Location is hitting ICT where it hurts

6th January 2006 at 00:00
Besa survey shows computer labs are still holding back ICT, writes Chris Johnston

British schools now have more technology than ever before, but action needs to be taken to ensure the benefit it has brought continues to be enjoyed.

That is the warning given by Ray Barker, director of the British Education Suppliers Association (Besa), in response to the organisation's annual survey of technology in state schools.

In line with the findings of the previous seven surveys, the amount of technology in schools has continued to escalate, with 1.6 million desktop and 533,000 laptop computers. The average number of desktops and laptops is 29.2 and 12.6 in primaries, and 198.3 and 53.7 in secondaries.

Barker says the way technology is used in schools has become the crucial issue as the number of computers well exceeds the 2 million mark. The survey, of 640 primary and 428 secondary schools, found that just 9 per cent of secondary ICT co-ordinators said teachers could get their class into computer labs when they wanted. In primary schools, the figure is 28 per cent.

More than 50 per cent of secondary teachers and 43 per cent of primary teachers say that lack of access to classroom computers hinders the use of technology. Similarly, access to interactive whiteboards and projectors was a concern for half the secondary teachers surveyed and 33 per cent in primaries.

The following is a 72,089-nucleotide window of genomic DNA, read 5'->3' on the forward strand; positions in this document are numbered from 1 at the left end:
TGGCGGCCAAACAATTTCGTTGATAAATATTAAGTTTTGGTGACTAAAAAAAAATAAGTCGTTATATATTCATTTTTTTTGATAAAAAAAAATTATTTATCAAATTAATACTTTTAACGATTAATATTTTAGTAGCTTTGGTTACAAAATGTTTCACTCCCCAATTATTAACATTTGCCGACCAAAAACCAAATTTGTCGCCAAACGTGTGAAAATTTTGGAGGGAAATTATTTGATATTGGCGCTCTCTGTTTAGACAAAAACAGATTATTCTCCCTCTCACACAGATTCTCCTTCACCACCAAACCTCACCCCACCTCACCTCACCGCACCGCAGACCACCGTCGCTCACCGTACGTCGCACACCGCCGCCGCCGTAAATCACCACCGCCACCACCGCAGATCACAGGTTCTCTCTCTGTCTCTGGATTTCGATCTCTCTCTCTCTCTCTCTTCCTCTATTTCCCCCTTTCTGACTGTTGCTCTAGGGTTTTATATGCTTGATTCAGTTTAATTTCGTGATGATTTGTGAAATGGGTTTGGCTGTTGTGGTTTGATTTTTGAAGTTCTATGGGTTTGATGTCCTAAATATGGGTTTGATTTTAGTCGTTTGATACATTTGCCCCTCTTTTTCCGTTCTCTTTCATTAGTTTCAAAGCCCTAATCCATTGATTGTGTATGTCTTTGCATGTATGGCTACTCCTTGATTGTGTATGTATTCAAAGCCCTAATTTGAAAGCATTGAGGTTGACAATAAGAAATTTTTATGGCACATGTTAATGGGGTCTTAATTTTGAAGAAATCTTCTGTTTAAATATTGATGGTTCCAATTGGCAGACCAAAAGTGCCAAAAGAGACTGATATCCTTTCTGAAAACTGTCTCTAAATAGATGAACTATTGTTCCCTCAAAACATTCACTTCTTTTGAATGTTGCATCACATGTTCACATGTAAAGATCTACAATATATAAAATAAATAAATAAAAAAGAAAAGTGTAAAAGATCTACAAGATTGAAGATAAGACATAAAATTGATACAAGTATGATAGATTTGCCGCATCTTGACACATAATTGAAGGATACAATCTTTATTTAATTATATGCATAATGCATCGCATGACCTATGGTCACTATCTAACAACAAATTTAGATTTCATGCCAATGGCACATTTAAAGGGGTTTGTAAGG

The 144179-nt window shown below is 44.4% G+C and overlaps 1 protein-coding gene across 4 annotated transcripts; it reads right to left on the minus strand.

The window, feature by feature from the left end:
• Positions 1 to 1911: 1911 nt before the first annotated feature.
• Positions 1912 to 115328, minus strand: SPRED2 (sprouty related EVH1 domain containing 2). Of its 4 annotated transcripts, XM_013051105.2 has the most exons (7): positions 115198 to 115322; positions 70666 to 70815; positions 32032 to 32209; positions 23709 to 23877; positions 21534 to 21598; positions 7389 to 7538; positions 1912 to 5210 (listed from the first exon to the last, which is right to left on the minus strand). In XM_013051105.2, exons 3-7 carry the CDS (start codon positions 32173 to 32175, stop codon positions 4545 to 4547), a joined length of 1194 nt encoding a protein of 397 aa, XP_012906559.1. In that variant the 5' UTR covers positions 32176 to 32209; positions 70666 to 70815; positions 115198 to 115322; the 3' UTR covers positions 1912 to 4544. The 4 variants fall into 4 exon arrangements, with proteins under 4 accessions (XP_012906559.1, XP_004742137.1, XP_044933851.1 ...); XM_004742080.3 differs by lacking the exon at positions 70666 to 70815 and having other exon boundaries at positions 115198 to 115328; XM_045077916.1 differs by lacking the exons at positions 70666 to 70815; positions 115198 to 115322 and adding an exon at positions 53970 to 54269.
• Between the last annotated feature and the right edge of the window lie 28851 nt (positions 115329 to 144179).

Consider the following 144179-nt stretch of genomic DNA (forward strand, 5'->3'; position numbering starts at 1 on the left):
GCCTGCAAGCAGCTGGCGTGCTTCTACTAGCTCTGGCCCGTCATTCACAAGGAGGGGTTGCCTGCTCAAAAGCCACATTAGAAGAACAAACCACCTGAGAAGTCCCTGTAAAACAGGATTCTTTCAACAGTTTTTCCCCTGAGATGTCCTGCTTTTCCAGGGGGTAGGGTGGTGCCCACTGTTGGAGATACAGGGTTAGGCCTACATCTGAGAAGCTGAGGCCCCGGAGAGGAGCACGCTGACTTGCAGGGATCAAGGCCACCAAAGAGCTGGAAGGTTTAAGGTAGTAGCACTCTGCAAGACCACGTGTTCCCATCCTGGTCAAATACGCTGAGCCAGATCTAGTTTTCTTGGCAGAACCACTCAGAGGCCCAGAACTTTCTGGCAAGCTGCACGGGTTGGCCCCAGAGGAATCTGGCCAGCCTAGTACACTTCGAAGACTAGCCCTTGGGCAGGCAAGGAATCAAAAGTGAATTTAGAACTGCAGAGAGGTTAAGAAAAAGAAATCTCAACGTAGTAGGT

"There is a great desire among teachers to use ICT, but there are factors stopping them from doing so all the time," Barker says. "Many always felt that putting most computers in labs would come back to haunt us, so maybe it's time to rethink where they are located in schools and think more about how they are used."

E-learning strategies are taking hold in many schools, with around half of primaries and two-thirds of secondaries expected to have one in place by the end of 2005. While 20 per cent of teachers are making regular use of learning management systems, half of the schools surveyed said few or no teachers use such a system.

Ensuring "joined-up thinking" should now be the Government's priority, Barker says, because ICT provision and use remains uneven between schools.

E-learning strategies will be crucial if the Government's desire to introduce pupil e-portfolios is to be achieved.

Meanwhile, the e-Learning Credits scheme appears to have been a success, with schools spending pound;101.6 million - an average of pound;3,510 per primary and pound;10,200 per secondary. More than half of schools would like to extend the scheme's scope to include hardware such as interactive whiteboards.

For a full summary of the survey, see www.besa.org.uk

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